Received: by alpheratz.cpm.aca.mmu.ac.uk id TAA25819 (8.6.9/5.3[ref email@example.com] for cpm.aca.mmu.ac.uk from firstname.lastname@example.org); Mon, 23 Apr 2001 19:56:02 +0100 Date: Mon, 23 Apr 2001 11:56:26 -0700 (Pacific Daylight Time) From: TJ Olney <email@example.com> To: firstname.lastname@example.org Subject: RE: The Status of Memetics as a Science In-Reply-To: <F266Ctk2SNVzuLPC67h00009536@hotmail.com> Message-ID: <Pine.WNT.4.21.0104231139350.216-100000@C157775-A.frndl1.wa.home.com> X-X-Sender: email@example.com Content-Type: TEXT/PLAIN; charset=US-ASCII Sender: firstname.lastname@example.org Precedence: bulk Reply-To: email@example.com
On Sun, 22 Apr 2001, Scott Chase wrote:
> Is marketing, sales, promotion, propaganda, advertizing or whatver suddenly
> going to become even more virulent due to the presence of the concept of
> memetics? People have been doing those sorts of things for years sans
> "memetic engineering". I fail to see any ethical crisis. Used car
> salespeople will still be used car salespeople (annoying local run
> commercials and all). Could knowledge of "memetic engineering" technology
> make televangelism any worse than it has been already?
I suggest that we have a classic case of two names for the same thing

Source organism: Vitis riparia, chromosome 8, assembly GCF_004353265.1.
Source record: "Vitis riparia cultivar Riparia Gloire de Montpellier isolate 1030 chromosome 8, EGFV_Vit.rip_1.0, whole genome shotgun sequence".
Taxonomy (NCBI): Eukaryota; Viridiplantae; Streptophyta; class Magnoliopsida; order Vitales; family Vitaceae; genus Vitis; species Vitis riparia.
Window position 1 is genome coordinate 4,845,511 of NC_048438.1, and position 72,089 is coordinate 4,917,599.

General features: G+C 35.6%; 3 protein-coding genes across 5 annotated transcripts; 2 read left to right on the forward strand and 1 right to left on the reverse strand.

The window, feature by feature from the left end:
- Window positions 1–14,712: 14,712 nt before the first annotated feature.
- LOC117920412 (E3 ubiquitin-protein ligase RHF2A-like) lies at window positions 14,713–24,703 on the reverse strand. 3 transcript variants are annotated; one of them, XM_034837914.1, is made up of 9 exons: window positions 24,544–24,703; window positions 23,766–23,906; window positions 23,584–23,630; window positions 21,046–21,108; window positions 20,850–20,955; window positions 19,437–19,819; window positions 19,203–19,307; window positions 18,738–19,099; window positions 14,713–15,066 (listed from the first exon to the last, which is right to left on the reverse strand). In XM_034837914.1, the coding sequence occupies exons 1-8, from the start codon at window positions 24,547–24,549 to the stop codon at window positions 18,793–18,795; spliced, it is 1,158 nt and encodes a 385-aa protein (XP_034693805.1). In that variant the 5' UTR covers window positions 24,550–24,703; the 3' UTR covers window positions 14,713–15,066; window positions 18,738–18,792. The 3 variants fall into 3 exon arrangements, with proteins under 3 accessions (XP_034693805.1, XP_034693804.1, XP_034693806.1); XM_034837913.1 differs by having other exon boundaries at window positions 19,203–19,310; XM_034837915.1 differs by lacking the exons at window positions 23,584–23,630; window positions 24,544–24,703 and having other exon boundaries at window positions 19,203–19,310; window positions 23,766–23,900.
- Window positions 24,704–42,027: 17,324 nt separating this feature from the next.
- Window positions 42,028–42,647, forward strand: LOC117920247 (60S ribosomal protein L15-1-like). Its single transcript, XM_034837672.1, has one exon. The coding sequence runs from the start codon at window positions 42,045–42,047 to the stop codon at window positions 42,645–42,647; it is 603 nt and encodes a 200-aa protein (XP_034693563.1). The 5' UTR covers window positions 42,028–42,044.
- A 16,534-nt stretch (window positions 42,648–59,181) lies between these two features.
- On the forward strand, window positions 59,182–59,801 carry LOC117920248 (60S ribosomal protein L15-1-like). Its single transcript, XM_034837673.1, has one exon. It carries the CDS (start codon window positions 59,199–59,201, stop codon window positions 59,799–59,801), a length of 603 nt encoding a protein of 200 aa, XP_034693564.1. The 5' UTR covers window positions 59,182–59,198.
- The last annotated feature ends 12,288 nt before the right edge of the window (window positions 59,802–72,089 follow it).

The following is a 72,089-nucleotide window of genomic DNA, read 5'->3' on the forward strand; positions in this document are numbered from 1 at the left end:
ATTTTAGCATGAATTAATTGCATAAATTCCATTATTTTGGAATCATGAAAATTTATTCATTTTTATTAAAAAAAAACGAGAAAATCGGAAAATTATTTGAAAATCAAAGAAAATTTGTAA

here. There in no practical difference between the design of communication
for promotion of products, services, or ideas and "mimetic engineering."
What memetics provides is a meta-framework for looking at these as special
cases of a more general transmission of information patterns from mind to
mind. As part of this, it provides a new way to look at what happens to
these intentional (see Fog) messages once they have begun distribution. An
interesting thing that happens sometimes in the advertising world is that the
"creatives" come up with extremely potent copy, they know it is potent, but
they can't tell you why.
> For politics, Niccolo Machiavelli scooped "memetic engineers" by several
> years at least.
An interesting aside on Machiavelli; there is a feminist analysis of "The
Prince" interpreting it as a sarcastic piece written for a disliked patron
with the intent of telling him what to do that would be sure to make him
unpopular and create more enemies for himself.
One policy prescription from memetics might involve creating a non-cynical
book of advice, "The Statesman" that could serve as a foundation for a
politics of "stewardship and responsibility" rather than power and rule. Of
course, the tome would have to be written with potent memes to compete with
"The Prince." Any takers?
This was distributed via the memetics list associated with the
Journal of Memetics - Evolutionary Models of Information Transmission
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